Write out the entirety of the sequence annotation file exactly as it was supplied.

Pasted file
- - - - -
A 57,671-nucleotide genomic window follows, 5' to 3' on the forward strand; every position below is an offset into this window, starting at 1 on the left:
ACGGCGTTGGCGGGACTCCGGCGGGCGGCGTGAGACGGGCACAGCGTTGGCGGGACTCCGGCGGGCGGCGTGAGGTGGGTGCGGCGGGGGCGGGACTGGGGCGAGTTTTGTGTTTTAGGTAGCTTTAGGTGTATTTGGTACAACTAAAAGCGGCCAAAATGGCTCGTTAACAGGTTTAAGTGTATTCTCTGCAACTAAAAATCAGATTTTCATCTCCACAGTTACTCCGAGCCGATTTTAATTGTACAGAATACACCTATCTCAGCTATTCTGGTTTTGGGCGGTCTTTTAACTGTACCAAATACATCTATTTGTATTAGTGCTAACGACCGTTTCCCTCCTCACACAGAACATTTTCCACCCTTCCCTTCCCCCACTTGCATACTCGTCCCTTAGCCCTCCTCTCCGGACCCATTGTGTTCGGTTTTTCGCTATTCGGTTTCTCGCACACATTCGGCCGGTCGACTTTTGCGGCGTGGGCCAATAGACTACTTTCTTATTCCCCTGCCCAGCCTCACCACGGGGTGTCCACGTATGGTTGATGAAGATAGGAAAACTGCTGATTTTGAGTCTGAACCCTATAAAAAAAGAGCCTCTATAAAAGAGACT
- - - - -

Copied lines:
A 57,671-nucleotide genomic window follows, 5' to 3' on the forward strand; every position below is an offset into this window, starting at 1 on the left:
ACGGCGTTGGCGGGACTCCGGCGGGCGGCGTGAGACGGGCACAGCGTTGGCGGGACTCCGGCGGGCGGCGTGAGGTGGGTGCGGCGGGGGCGGGACTGGGGCGAGTTTTGTGTTTTAGGTAGCTTTAGGTGTATTTGGTACAACTAAAAGCGGCCAAAATGGCTCGTTAACAGGTTTAAGTGTATTCTCTGCAACTAAAAATCAGATTTTCATCTCCACAGTTACTCCGAGCCGATTTTAATTGTACAGAATACACCTATCTCAGCTATTCTGGTTTTGGGCGGTCTTTTAACTGTACCAAATACATCTATTTGTATTAGTGCTAACGACCGTTTCCCTCCTCACACAGAACATTTTCCACCCTTCCCTTCCCCCACTTGCATACTCGTCCCTTAGCCCTCCTCTCCGGACCCATTGTGTTCGGTTTTTCGCTATTCGGTTTCTCGCACACATTCGGCCGGTCGACTTTTGCGGCGTGGGCCAATAGACTACTTTCTTATTCCCCTGCCCAGCCTCACCACGGGGTGTCCACGTATGGTTGATGAAGATAGGAAAACTGCTGATTTTGAGTCTGAACCCTATAAAAAAAGAGCCTCTATAAAAGAGACT